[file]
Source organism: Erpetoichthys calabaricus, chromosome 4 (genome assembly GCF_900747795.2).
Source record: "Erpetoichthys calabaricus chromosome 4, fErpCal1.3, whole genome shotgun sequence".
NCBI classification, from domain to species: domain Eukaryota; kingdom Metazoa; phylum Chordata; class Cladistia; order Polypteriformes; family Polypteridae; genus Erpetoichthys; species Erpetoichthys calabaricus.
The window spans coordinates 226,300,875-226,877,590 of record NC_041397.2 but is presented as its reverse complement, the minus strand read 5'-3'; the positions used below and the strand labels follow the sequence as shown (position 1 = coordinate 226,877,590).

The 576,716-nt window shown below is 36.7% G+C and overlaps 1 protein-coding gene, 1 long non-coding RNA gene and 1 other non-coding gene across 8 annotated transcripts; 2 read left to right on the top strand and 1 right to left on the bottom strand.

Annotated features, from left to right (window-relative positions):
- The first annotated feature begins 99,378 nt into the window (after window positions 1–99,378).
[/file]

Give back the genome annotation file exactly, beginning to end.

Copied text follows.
Source organism: Erpetoichthys calabaricus, chromosome 4 (genome assembly GCF_900747795.2).
Source record: "Erpetoichthys calabaricus chromosome 4, fErpCal1.3, whole genome shotgun sequence".
NCBI classification, from domain to species: domain Eukaryota; kingdom Metazoa; phylum Chordata; class Cladistia; order Polypteriformes; family Polypteridae; genus Erpetoichthys; species Erpetoichthys calabaricus.
The window spans coordinates 226,300,875-226,877,590 of record NC_041397.2 but is presented as its reverse complement, the minus strand read 5'-3'; the positions used below and the strand labels follow the sequence as shown (position 1 = coordinate 226,877,590).

The 576,716-nt window shown below is 36.7% G+C and overlaps 1 protein-coding gene, 1 long non-coding RNA gene and 1 other non-coding gene across 8 annotated transcripts; 2 read left to right on the top strand and 1 right to left on the bottom strand.

Annotated features, from left to right (window-relative positions):
- The first annotated feature begins 99,378 nt into the window (after window positions 1–99,378).